Vipassana, which translates to, “seeing things as they really are,” is exactly that. It is observing yourself, and your surroundings, and being aware of everything around you. Meditation encourages this kind of thinking. There must be some reason there are so many monks, there must be some justification for meditating up to 24 hours in a day.
What is the temperature of the air going in and out of my nose? What thoughts are in my head right now? Am I scrunching my eyebrows together? What does it feel like in my stomach when I breathe in?
As you are doing this, or thinking about these questions, you are observing yourself. It is difficult. It is easy to be distracted. But that’s ok, it’s a meditation practice. I have been meditating every morning for about two months and have seen benefits already.
The real benefits come, I think, from when you are not meditating but applying the meditation practice to everyday events.
It might be as simple as noticing how nice a day it is when you are outside, or as advanced as tracking the anxiety-thought-runaway-train to its core. Often, when you observe a thought, it loses its power.
The thought does not define you.
If you are depressed you are living in the past.
If you are anxious you are living in the future.
If you are at peace, you are living in the present.Lao Tzu
Finally, we get to the Olympic Athlete. Kara Goucher is an American long-distance runner who has competed in three Olympics and placed third in the Boston Marathon.
There are moments in time when running allows you to see how wonderful your life is.Kara Goucher
Many runners share this same feeling. This is not the “runner’s high.” This is what happens after you do the same thing over and over again. It’s meditation. Instead of watching your breath, you are watching your feet plopping on and off the ground. The best runners are constantly focused, they are focused on how they feel in the moment. They notice the way their ankles bend, the location on the foot they are striking, and their breathing.
It’s even been shown practicing aerobic exercise in combination with meditation reduces depression.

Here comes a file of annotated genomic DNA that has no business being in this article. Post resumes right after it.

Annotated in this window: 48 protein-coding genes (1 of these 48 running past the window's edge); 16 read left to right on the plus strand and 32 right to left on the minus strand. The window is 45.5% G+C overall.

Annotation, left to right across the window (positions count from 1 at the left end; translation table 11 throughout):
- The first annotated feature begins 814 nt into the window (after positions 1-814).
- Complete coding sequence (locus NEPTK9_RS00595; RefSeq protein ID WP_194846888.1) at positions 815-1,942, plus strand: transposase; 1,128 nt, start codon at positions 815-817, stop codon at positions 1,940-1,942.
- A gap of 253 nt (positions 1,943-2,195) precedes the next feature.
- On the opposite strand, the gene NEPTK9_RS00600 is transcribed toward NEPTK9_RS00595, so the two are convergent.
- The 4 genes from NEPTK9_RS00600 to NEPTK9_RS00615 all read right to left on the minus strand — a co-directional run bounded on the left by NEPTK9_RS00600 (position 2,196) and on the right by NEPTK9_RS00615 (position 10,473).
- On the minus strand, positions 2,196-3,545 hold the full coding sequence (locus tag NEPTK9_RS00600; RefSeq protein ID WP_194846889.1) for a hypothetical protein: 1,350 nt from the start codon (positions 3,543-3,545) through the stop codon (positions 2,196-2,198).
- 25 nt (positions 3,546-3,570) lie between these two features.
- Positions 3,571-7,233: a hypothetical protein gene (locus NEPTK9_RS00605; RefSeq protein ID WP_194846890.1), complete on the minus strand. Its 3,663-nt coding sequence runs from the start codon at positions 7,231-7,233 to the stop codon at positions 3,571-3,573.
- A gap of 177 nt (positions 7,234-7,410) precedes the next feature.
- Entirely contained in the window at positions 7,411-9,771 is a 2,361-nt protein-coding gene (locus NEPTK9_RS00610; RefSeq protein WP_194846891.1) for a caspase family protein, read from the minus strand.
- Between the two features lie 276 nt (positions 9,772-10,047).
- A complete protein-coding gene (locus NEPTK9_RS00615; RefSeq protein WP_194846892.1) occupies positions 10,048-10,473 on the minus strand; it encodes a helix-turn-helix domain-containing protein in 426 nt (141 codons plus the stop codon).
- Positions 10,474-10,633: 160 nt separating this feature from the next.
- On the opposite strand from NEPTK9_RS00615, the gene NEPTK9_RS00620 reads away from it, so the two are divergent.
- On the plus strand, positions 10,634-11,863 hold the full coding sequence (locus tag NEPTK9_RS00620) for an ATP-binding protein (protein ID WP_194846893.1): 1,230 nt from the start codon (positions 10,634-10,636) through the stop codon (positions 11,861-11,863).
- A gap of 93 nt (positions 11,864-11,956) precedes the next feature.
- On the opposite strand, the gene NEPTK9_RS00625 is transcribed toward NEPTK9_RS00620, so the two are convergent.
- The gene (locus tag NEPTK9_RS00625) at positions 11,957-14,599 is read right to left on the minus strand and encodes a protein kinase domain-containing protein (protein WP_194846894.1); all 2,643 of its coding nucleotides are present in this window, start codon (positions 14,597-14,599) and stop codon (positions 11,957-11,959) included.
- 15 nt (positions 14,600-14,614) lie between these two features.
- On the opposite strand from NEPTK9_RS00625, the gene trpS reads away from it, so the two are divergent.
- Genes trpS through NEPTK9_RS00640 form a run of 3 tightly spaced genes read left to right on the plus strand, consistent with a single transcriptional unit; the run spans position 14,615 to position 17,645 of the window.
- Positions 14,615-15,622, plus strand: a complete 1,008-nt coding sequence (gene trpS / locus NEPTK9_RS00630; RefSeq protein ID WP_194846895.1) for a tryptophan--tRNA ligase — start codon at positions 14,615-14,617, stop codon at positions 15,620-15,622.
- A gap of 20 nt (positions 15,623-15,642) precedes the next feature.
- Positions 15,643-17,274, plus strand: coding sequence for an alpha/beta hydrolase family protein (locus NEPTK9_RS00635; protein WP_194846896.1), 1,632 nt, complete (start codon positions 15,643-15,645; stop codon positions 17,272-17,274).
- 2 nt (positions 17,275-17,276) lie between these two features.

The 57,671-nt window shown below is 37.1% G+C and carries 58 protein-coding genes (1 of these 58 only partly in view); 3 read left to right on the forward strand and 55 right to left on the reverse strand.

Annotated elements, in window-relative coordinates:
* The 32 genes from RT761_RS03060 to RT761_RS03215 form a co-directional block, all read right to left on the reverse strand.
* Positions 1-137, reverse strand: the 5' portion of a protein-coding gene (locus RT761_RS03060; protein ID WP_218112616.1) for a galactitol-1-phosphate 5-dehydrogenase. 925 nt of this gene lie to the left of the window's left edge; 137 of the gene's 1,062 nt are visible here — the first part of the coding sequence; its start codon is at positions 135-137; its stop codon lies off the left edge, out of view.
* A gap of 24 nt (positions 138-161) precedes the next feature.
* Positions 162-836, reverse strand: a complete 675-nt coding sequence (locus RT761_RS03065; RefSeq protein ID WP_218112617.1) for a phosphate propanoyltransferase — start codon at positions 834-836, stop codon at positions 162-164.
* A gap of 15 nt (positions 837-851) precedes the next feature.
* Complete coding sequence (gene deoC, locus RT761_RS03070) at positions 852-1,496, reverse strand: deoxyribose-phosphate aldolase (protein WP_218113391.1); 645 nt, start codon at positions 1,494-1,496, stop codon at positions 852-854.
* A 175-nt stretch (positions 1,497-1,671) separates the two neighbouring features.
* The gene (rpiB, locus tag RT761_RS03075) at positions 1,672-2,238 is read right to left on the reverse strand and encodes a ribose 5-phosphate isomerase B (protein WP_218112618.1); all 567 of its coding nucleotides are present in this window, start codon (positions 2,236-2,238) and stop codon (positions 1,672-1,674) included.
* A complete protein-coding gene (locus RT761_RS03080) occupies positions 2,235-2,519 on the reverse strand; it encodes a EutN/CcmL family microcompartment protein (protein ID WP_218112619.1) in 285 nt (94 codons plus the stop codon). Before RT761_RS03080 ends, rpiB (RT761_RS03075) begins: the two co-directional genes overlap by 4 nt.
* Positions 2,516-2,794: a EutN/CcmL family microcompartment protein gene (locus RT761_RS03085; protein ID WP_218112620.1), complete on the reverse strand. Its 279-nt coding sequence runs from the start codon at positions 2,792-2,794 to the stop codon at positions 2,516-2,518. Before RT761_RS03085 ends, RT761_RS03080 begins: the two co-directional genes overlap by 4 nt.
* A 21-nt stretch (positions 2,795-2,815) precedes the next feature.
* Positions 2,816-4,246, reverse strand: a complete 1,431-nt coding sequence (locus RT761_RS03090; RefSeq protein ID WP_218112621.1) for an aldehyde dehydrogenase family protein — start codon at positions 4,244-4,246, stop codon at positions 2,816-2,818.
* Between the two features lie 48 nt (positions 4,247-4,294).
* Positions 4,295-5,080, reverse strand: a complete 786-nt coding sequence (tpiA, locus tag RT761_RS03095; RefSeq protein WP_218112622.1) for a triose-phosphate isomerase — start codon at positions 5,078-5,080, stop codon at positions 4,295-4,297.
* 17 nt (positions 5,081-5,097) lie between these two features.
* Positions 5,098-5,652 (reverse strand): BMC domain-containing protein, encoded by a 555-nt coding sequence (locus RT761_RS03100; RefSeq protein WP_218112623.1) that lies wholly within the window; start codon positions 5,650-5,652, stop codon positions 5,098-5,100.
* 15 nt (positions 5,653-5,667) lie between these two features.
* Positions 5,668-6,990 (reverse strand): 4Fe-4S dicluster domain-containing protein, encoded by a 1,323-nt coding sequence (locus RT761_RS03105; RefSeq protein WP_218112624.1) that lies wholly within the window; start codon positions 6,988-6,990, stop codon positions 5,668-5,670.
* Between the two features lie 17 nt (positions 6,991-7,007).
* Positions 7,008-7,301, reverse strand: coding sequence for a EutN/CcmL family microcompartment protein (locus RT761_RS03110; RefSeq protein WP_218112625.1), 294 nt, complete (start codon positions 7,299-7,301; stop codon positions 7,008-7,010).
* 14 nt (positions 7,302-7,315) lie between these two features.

The next time you are walking, try noticing the pressure of the ground on your feet. Just think about that. Don’t be listening to music, on the phone, or thinking about where you have to be, just focus on your feet and see how you feel.
Sometimes we don’t even realize how big an impact our internal dialogue has on ourselves. Imagine you are coaching someone you care about, a loved one, how would you coach them? It doesn’t have to be running, it could be for another sport, or about business, or on studying for school. You would, I’m sure, want them to be happy and also for them to do the best they possibly can. You would be encouraging and provide positive words to drive them forward. Why then are we so mean to ourselves?
We constantly tell ourselves we are not good enough, is that how you would coach someone you really care about? By telling them they are not good enough? I doubt it.
Nike’s global head coach, Coach Bennet, describes this as being nice to yourself.
Observe yourself, identify your thoughts, especially the ones about yourself. Once you identify those thoughts, those feelings of self-doubt and negativity, you begin to see how silly they are. You realize, hey I’m a pretty cool person, I do cool things, I deserve to be cared for and loved. Happiness can be a decision.
The observer, when he seems to himself to be observing a stone, is really, if physics is to be believed, observing the effects of the stone upon himselfBertrand Russel
What are you thinking about right now?